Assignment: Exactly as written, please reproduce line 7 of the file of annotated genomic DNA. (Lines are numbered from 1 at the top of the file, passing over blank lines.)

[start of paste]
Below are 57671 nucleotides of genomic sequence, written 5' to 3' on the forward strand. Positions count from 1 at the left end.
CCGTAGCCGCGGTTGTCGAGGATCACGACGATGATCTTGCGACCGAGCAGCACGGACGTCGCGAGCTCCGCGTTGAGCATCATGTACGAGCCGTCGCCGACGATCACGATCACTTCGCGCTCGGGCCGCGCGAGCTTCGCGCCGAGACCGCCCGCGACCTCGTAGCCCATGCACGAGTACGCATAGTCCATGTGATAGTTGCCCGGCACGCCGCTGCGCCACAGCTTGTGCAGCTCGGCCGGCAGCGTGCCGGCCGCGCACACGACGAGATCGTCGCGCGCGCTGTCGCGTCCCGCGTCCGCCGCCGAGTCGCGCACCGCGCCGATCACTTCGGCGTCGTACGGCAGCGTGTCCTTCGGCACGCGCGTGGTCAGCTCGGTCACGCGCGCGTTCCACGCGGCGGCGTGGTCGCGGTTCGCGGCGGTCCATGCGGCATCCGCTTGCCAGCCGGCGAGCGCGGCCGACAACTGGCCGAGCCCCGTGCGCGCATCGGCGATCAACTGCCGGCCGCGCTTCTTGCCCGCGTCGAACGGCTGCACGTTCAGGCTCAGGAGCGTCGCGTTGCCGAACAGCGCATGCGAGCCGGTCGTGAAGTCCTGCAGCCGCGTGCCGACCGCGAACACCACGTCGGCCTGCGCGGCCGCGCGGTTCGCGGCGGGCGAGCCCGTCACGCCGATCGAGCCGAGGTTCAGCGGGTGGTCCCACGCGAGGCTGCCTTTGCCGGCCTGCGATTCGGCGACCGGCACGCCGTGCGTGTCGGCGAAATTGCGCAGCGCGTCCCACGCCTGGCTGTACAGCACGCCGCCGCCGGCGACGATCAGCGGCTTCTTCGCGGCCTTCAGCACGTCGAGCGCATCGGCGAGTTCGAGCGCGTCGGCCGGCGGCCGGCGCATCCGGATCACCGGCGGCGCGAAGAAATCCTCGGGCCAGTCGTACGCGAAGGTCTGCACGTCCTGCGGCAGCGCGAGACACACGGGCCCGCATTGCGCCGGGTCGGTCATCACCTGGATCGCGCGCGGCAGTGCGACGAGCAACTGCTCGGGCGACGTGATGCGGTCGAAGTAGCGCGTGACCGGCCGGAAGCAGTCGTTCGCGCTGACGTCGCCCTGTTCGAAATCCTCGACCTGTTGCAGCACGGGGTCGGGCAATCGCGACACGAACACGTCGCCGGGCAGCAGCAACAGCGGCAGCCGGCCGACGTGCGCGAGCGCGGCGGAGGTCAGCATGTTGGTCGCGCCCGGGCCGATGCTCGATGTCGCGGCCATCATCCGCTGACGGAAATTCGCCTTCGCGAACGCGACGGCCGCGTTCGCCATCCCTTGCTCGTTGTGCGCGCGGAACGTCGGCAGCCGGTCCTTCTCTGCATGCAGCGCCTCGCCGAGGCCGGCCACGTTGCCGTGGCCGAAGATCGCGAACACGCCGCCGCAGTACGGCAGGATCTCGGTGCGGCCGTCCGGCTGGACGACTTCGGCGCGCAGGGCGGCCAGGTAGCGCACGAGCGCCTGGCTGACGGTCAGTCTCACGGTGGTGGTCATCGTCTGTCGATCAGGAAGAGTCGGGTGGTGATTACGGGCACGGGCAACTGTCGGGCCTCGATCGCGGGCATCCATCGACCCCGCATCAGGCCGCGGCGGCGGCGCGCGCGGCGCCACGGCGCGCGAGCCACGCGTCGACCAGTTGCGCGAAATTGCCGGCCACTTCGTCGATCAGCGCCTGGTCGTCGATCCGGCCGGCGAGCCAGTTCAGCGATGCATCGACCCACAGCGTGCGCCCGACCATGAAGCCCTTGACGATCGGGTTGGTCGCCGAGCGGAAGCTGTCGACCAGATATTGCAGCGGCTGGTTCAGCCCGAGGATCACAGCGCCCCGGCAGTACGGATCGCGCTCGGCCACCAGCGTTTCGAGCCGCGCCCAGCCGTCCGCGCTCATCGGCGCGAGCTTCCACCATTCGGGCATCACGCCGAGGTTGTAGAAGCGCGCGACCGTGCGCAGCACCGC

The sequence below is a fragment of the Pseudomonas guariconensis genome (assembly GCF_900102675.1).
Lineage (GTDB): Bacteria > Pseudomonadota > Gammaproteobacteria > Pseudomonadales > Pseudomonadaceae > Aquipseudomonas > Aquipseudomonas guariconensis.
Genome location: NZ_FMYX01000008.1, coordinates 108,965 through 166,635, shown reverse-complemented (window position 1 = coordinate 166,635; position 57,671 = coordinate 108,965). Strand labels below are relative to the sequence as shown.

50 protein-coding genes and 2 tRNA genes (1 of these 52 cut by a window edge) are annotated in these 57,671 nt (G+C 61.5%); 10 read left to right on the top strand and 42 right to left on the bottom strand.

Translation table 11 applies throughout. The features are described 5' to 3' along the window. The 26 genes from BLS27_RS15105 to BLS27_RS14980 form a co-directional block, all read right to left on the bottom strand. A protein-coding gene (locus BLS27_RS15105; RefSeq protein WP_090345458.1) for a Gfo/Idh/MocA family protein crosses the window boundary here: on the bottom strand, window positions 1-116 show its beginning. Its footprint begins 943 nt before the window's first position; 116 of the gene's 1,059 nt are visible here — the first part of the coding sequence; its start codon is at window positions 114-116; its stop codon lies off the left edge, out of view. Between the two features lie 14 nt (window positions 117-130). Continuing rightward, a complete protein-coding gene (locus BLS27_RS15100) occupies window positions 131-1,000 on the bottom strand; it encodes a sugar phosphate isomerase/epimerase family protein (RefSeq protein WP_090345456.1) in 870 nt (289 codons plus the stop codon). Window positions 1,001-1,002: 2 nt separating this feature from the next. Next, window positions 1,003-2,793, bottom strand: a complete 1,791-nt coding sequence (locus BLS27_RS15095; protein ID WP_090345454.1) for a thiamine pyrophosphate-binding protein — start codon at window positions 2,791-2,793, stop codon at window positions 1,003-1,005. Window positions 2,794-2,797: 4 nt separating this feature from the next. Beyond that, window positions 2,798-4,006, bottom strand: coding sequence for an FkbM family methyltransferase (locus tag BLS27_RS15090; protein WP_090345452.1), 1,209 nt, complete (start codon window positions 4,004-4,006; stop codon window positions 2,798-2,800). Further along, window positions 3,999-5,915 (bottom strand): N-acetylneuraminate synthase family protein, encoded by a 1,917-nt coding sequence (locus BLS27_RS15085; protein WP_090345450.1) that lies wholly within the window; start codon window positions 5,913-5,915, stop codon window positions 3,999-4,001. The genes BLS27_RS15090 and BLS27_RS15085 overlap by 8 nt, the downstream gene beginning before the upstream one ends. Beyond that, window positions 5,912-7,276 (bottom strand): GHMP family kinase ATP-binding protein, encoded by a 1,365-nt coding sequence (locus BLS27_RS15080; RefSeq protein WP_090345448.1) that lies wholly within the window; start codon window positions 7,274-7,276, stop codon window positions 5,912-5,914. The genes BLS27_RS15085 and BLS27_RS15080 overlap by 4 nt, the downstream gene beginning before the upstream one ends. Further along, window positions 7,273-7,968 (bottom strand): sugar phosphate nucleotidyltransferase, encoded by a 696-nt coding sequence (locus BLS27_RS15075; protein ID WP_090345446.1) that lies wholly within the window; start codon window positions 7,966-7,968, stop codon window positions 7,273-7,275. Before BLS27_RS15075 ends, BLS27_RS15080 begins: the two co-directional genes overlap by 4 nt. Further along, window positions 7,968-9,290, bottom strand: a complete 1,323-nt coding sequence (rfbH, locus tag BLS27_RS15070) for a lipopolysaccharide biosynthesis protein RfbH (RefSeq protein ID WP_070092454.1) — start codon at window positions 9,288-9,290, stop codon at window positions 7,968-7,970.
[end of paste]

Translation table 11 applies throughout. The features are described 5' to 3' along the window. The 26 genes from BLS27_RS15105 to BLS27_RS14980 form a co-directional block, all read right to left on the bottom strand. A protein-coding gene (locus BLS27_RS15105; RefSeq protein WP_090345458.1) for a Gfo/Idh/MocA family protein crosses the window boundary here: on the bottom strand, window positions 1-116 show its beginning. Its footprint begins 943 nt before the window's first position; 116 of the gene's 1,059 nt are visible here — the first part of the coding sequence; its start codon is at window positions 114-116; its stop codon lies off the left edge, out of view. Between the two features lie 14 nt (window positions 117-130). Continuing rightward, a complete protein-coding gene (locus BLS27_RS15100) occupies window positions 131-1,000 on the bottom strand; it encodes a sugar phosphate isomerase/epimerase family protein (RefSeq protein WP_090345456.1) in 870 nt (289 codons plus the stop codon). Window positions 1,001-1,002: 2 nt separating this feature from the next. Next, window positions 1,003-2,793, bottom strand: a complete 1,791-nt coding sequence (locus BLS27_RS15095; protein ID WP_090345454.1) for a thiamine pyrophosphate-binding protein — start codon at window positions 2,791-2,793, stop codon at window positions 1,003-1,005. Window positions 2,794-2,797: 4 nt separating this feature from the next. Beyond that, window positions 2,798-4,006, bottom strand: coding sequence for an FkbM family methyltransferase (locus tag BLS27_RS15090; protein WP_090345452.1), 1,209 nt, complete (start codon window positions 4,004-4,006; stop codon window positions 2,798-2,800). Further along, window positions 3,999-5,915 (bottom strand): N-acetylneuraminate synthase family protein, encoded by a 1,917-nt coding sequence (locus BLS27_RS15085; protein WP_090345450.1) that lies wholly within the window; start codon window positions 5,913-5,915, stop codon window positions 3,999-4,001. The genes BLS27_RS15090 and BLS27_RS15085 overlap by 8 nt, the downstream gene beginning before the upstream one ends. Beyond that, window positions 5,912-7,276 (bottom strand): GHMP family kinase ATP-binding protein, encoded by a 1,365-nt coding sequence (locus BLS27_RS15080; RefSeq protein WP_090345448.1) that lies wholly within the window; start codon window positions 7,274-7,276, stop codon window positions 5,912-5,914. The genes BLS27_RS15085 and BLS27_RS15080 overlap by 4 nt, the downstream gene beginning before the upstream one ends. Further along, window positions 7,273-7,968 (bottom strand): sugar phosphate nucleotidyltransferase, encoded by a 696-nt coding sequence (locus BLS27_RS15075; protein ID WP_090345446.1) that lies wholly within the window; start codon window positions 7,966-7,968, stop codon window positions 7,273-7,275. Before BLS27_RS15075 ends, BLS27_RS15080 begins: the two co-directional genes overlap by 4 nt. Further along, window positions 7,968-9,290, bottom strand: a complete 1,323-nt coding sequence (rfbH, locus tag BLS27_RS15070) for a lipopolysaccharide biosynthesis protein RfbH (RefSeq protein ID WP_070092454.1) — start codon at window positions 9,288-9,290, stop codon at window positions 7,968-7,970.